The changing nature of publishing is forcing Publishing houses, writers, authors – content creators – to think differently, experiment and look at working with new people in new ways.

Award winning ELT authors Lindsay Clandfield and Luke Meddings are doing just this. They have set up The Round, which aims to bring together creative people in English Language Teaching. It aims to bridge “the gap between blogs and books – and about the difficulty of placing innovative, niche or critical materials with the big ELT publishers.” And has so far released two books for public consumption. Their mission is to provide material for educators, give a fair deal to authors and share expertise and ideas.

Since starting The Round in spring 2011 they have released two new titles 52, which is an activity book for language teachers, and Webinars: A Cookbook for educators, a how-to guide for doing web seminars or lessons.

They release the new titles through a section on their website called Labs, whereby The Round team let you see new projects which are being developed and sample content can be downloaded. And feedback can be given to the authors via the comment boxes.

I asked Lindsay and Luke some more questions:

Where are you hoping to go with The Round in the next 6 months?

Well, we’ve got around three more e-books lined up so those will hopefully all be out. We are also accepting proposals and pairing up experienced and new authors. It’s quite a busy time, but it’s very exciting.

And where do you hope it to be in 5 years time?

I think we’ll have to see what has changed in the publishing landscape. At the moment, it’s all a little bit messy. There are different formats for ebooks, there isn’t one universal way of doing them so our authors are making their titles in multiple formats. It would be nice if this process could change.

I expect us, in five years time, to have a nice little collection of e-books at The Round. Imagine it like an independent bookshop on the web. I also hope that by then we’ll have a few cool apps for teachers. And everything will still be at the same affordable prices that we’ve started out at.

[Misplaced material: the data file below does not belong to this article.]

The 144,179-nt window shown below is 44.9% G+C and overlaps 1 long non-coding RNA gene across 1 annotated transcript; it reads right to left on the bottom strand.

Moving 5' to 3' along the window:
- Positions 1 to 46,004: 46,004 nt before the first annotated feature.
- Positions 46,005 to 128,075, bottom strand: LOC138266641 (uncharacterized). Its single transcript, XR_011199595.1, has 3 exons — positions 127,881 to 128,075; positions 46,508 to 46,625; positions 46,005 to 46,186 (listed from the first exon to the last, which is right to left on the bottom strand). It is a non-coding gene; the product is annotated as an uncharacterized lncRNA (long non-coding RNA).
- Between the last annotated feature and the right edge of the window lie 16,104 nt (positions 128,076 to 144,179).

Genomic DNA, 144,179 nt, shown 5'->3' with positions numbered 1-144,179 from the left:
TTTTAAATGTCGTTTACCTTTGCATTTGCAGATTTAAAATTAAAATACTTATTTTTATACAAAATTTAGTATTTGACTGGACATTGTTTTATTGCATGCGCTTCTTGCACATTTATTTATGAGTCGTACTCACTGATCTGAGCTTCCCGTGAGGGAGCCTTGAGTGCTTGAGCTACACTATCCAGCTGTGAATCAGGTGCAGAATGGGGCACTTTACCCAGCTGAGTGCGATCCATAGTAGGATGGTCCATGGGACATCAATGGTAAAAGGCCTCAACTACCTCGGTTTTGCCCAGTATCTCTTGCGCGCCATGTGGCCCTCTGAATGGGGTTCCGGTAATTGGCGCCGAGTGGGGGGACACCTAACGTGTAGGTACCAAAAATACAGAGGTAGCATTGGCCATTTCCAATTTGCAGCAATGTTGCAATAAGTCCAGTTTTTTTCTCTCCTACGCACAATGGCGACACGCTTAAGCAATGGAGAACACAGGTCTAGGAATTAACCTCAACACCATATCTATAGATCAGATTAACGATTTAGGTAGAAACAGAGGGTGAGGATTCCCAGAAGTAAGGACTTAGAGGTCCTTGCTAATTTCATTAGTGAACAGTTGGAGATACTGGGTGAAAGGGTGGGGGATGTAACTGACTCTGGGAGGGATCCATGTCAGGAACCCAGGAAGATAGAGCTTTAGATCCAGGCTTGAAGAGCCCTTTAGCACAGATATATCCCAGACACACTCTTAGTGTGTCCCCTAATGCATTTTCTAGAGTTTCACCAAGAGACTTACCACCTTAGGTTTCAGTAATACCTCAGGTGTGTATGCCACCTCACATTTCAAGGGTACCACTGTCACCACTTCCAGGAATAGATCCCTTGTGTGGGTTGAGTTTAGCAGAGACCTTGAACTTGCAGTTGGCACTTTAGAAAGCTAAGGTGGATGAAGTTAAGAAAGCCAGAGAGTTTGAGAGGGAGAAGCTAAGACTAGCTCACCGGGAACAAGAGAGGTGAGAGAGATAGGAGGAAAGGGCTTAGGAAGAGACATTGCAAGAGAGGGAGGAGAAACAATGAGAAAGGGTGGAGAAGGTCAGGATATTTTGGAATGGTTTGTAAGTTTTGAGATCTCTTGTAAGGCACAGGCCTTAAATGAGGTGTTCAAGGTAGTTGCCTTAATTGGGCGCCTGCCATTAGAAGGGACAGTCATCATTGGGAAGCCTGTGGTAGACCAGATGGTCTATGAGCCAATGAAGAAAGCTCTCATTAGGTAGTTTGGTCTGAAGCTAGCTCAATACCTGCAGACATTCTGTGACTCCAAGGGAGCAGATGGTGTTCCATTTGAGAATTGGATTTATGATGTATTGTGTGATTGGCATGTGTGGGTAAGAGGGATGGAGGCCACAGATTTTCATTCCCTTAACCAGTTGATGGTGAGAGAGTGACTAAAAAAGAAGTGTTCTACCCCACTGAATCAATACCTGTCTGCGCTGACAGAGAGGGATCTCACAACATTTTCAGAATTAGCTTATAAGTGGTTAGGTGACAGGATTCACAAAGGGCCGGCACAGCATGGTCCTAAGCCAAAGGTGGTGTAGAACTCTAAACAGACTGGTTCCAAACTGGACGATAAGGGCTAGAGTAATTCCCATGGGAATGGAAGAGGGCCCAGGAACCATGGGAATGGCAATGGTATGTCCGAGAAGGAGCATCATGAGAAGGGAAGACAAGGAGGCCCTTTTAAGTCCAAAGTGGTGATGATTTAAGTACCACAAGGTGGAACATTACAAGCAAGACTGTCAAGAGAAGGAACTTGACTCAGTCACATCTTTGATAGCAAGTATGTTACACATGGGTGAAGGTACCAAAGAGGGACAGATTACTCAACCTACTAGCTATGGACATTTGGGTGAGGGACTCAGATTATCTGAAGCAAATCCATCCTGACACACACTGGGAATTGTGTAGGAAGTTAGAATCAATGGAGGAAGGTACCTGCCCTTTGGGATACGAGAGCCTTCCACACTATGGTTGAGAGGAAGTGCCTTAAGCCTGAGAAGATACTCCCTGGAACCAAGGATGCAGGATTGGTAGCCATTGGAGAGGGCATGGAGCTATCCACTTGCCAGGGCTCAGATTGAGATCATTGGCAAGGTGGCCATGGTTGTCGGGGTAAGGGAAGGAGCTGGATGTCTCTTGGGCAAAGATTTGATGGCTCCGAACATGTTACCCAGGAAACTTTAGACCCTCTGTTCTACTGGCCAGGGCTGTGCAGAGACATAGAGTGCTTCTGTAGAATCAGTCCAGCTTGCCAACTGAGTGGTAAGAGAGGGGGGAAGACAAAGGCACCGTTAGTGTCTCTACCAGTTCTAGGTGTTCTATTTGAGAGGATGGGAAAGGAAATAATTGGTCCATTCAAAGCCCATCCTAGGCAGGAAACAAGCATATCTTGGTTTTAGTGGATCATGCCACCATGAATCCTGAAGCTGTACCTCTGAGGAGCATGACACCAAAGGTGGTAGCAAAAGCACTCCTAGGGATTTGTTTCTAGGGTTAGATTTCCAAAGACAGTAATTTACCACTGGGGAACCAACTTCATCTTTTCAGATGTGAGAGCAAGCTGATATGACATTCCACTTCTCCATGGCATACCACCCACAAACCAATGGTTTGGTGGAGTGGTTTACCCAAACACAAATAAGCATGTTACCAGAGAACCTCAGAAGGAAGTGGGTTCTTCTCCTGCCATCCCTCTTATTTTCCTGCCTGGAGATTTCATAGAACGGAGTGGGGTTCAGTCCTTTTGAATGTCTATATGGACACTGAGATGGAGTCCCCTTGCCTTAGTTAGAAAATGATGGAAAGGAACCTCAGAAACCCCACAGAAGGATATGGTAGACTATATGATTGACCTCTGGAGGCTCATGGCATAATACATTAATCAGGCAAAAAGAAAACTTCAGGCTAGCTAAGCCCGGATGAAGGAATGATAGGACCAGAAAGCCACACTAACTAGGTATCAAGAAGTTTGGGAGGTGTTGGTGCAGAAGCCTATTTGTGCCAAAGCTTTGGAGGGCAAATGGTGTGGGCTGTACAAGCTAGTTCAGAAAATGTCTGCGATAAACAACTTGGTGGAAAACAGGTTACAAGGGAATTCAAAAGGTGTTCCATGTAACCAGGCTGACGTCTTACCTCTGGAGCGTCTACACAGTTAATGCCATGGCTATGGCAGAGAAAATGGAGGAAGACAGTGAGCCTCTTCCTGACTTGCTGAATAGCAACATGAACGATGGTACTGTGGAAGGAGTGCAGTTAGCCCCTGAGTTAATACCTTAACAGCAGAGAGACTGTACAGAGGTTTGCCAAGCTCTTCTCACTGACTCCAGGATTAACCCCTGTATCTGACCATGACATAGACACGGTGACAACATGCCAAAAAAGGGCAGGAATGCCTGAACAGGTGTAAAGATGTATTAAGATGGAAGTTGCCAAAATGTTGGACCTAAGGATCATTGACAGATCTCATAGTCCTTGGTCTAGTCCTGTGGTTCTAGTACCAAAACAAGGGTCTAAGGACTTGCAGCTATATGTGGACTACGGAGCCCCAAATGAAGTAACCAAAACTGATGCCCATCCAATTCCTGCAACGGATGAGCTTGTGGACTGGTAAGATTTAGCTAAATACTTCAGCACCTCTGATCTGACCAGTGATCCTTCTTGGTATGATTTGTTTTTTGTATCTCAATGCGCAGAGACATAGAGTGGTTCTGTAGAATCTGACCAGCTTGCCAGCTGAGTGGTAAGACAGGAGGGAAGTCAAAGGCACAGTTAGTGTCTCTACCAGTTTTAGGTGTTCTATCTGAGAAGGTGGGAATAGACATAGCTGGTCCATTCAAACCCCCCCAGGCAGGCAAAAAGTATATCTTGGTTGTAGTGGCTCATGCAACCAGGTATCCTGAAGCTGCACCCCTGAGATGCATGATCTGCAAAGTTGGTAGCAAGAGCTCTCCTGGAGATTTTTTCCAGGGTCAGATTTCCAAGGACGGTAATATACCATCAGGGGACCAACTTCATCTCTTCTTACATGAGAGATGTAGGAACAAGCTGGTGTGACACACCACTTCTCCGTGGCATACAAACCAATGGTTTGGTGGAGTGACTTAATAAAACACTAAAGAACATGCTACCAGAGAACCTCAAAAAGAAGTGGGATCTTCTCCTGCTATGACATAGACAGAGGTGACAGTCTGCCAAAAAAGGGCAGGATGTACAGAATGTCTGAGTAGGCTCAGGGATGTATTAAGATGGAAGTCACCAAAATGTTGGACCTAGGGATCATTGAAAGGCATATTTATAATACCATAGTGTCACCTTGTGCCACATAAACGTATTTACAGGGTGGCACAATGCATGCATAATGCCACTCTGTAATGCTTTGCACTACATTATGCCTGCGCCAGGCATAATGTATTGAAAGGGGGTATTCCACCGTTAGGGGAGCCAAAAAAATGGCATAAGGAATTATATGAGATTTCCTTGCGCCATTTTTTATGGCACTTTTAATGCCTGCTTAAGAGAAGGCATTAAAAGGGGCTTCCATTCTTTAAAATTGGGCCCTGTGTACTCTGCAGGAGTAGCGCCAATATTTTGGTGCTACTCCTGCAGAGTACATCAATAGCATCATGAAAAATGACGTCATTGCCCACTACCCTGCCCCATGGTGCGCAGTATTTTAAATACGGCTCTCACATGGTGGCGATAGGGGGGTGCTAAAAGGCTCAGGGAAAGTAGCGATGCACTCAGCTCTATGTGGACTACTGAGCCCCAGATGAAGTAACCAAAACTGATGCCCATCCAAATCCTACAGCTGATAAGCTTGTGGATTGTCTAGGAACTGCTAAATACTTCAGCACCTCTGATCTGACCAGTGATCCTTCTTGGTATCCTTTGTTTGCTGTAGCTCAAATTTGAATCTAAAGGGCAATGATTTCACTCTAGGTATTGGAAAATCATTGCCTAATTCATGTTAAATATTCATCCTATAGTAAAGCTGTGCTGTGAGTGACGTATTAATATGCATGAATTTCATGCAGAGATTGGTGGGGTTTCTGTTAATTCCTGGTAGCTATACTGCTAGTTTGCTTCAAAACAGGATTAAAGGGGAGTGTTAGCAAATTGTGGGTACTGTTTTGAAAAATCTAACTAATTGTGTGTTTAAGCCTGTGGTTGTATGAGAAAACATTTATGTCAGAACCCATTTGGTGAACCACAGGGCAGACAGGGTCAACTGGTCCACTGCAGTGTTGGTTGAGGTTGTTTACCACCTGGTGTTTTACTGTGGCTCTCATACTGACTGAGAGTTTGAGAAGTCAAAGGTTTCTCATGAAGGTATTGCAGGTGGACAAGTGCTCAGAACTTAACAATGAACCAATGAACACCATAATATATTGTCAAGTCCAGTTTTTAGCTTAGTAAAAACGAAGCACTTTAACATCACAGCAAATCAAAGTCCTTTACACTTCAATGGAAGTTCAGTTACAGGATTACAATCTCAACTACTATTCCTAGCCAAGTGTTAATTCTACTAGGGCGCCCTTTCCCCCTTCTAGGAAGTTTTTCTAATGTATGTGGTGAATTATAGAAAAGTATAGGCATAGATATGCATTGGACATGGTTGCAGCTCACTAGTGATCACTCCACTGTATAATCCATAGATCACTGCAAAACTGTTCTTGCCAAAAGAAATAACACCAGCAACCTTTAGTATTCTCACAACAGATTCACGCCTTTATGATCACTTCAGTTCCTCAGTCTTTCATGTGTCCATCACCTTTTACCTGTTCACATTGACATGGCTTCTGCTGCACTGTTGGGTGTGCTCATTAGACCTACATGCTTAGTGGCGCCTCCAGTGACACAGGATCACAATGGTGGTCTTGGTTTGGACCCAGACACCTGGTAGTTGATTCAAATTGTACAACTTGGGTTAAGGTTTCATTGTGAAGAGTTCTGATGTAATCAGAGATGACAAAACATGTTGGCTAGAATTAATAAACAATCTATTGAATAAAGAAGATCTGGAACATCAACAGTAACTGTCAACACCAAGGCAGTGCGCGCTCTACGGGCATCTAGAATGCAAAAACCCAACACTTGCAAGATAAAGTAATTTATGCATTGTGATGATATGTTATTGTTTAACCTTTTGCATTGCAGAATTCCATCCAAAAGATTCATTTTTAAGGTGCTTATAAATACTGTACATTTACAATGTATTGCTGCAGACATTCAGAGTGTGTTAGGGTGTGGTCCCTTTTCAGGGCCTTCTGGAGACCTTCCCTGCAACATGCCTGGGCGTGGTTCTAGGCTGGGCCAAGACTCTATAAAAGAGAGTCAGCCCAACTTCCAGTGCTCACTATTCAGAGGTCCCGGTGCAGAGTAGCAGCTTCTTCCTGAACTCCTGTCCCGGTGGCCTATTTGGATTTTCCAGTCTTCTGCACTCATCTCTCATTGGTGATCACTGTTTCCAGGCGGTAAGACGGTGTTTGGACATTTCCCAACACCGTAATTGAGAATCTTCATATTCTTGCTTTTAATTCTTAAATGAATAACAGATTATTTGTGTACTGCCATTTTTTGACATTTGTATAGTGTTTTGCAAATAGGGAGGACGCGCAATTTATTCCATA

Is this the end of writing material for the larger established Publishers?

No. I don’t think so. The large publishers have the resources, money and infrastructure to do great mainstream products. That won’t change. But for smaller, niche and quicker-to-customer products the big publishers have been struggling. That’s the area that we want to focus on. There is room for scale in publishing.

Do you think now having set up The Round, and once it becomes a huge success of course, it will change the type of material that Publishing Houses will look at taking to market?

Maybe. It’s too early to say. It probably also depends on the commercial success of some of the products that emerge from The Round. I mean, we aren’t doing it primarily for commercial reasons, it’s more about the fun and pleasure of the thing. But if something comes out of The Round that makes lots and lots of money then yes of course I imagine publishers to follow.

How do people get in contact with you if they have material that might be suitable for Labs?

Easy. They send us an email using the contact page at the website. We’d need a short proposal and sample and we go from there. At the moment we are being very discerning with what we accept, so there are quite a few things we’ve had to pass on now. But as any good experienced writer knows, you need to get used to rejection. Luke and I have both been there many times!

Is there anything else you would like to say about The Round?

Just to say thanks for doing this interview. We don’t have a marketing department, or marketing budget really. We are relying on word of mouth and social media to spread this idea and this kind of thing really helps.

View the post on BookMachine.